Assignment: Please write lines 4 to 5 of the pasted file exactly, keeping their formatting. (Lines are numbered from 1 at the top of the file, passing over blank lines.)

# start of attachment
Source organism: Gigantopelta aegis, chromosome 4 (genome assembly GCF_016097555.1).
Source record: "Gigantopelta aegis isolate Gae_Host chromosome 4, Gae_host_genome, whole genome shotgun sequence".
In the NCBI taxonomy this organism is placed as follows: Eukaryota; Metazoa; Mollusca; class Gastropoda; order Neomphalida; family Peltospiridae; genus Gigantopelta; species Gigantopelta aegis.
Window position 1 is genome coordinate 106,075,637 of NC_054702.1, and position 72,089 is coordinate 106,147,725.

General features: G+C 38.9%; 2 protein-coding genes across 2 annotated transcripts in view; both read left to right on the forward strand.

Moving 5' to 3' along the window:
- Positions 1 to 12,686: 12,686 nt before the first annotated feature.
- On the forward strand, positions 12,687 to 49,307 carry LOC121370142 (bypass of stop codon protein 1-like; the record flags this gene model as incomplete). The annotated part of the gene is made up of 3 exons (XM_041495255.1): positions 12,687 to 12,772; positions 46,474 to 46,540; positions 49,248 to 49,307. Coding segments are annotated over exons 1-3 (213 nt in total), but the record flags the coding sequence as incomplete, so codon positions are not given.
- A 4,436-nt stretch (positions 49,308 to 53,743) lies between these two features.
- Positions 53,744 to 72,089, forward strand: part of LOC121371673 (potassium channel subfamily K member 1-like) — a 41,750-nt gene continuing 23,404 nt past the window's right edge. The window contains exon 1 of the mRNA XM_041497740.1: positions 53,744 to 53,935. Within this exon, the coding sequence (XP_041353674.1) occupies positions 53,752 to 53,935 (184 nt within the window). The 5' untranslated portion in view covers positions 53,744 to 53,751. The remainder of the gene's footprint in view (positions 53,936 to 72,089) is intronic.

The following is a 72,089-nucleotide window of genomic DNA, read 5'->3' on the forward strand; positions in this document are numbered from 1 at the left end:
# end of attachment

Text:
Window position 1 is genome coordinate 106,075,637 of NC_054702.1, and position 72,089 is coordinate 106,147,725.

General features: G+C 38.9%; 2 protein-coding genes across 2 annotated transcripts in view; both read left to right on the forward strand.